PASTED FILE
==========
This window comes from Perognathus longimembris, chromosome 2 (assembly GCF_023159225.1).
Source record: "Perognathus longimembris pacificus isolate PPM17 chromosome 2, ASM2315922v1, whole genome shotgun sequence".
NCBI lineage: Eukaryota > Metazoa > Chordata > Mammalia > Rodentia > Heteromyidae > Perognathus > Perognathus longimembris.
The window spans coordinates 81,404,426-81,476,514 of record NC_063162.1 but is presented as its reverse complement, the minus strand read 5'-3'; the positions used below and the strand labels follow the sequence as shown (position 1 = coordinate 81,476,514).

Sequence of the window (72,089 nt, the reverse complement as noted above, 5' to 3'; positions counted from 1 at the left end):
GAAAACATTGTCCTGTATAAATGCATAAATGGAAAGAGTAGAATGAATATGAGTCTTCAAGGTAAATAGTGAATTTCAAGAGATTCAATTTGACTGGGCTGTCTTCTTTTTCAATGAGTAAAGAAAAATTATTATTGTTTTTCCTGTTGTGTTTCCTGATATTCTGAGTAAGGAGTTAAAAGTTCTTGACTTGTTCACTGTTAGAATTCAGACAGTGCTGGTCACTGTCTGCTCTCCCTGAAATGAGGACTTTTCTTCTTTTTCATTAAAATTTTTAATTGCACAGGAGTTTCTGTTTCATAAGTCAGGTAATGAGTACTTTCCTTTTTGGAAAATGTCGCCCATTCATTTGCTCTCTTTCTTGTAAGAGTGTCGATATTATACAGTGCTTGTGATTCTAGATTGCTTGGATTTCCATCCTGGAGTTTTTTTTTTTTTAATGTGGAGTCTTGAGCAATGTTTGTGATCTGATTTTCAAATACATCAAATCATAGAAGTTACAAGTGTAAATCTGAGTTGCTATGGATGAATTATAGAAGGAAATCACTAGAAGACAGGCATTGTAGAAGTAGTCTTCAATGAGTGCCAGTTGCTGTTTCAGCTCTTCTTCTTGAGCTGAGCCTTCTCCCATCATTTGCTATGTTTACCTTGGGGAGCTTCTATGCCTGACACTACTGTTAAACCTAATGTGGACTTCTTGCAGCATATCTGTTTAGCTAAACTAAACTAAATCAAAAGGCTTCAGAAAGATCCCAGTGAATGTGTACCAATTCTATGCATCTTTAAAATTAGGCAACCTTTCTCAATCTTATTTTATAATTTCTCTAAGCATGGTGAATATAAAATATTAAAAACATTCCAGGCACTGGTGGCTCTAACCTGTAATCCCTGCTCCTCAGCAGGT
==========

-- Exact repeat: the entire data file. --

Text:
This window comes from Perognathus longimembris, chromosome 2 (assembly GCF_023159225.1).
Source record: "Perognathus longimembris pacificus isolate PPM17 chromosome 2, ASM2315922v1, whole genome shotgun sequence".
NCBI lineage: Eukaryota > Metazoa > Chordata > Mammalia > Rodentia > Heteromyidae > Perognathus > Perognathus longimembris.
The window spans coordinates 81,404,426-81,476,514 of record NC_063162.1 but is presented as its reverse complement, the minus strand read 5'-3'; the positions used below and the strand labels follow the sequence as shown (position 1 = coordinate 81,476,514).

Sequence of the window (72,089 nt, the reverse complement as noted above, 5' to 3'; positions counted from 1 at the left end):
GAAAACATTGTCCTGTATAAATGCATAAATGGAAAGAGTAGAATGAATATGAGTCTTCAAGGTAAATAGTGAATTTCAAGAGATTCAATTTGACTGGGCTGTCTTCTTTTTCAATGAGTAAAGAAAAATTATTATTGTTTTTCCTGTTGTGTTTCCTGATATTCTGAGTAAGGAGTTAAAAGTTCTTGACTTGTTCACTGTTAGAATTCAGACAGTGCTGGTCACTGTCTGCTCTCCCTGAAATGAGGACTTTTCTTCTTTTTCATTAAAATTTTTAATTGCACAGGAGTTTCTGTTTCATAAGTCAGGTAATGAGTACTTTCCTTTTTGGAAAATGTCGCCCATTCATTTGCTCTCTTTCTTGTAAGAGTGTCGATATTATACAGTGCTTGTGATTCTAGATTGCTTGGATTTCCATCCTGGAGTTTTTTTTTTTTTAATGTGGAGTCTTGAGCAATGTTTGTGATCTGATTTTCAAATACATCAAATCATAGAAGTTACAAGTGTAAATCTGAGTTGCTATGGATGAATTATAGAAGGAAATCACTAGAAGACAGGCATTGTAGAAGTAGTCTTCAATGAGTGCCAGTTGCTGTTTCAGCTCTTCTTCTTGAGCTGAGCCTTCTCCCATCATTTGCTATGTTTACCTTGGGGAGCTTCTATGCCTGACACTACTGTTAAACCTAATGTGGACTTCTTGCAGCATATCTGTTTAGCTAAACTAAACTAAATCAAAAGGCTTCAGAAAGATCCCAGTGAATGTGTACCAATTCTATGCATCTTTAAAATTAGGCAACCTTTCTCAATCTTATTTTATAATTTCTCTAAGCATGGTGAATATAAAATATTAAAAACATTCCAGGCACTGGTGGCTCTAACCTGTAATCCCTGCTCCTCAGCAGGT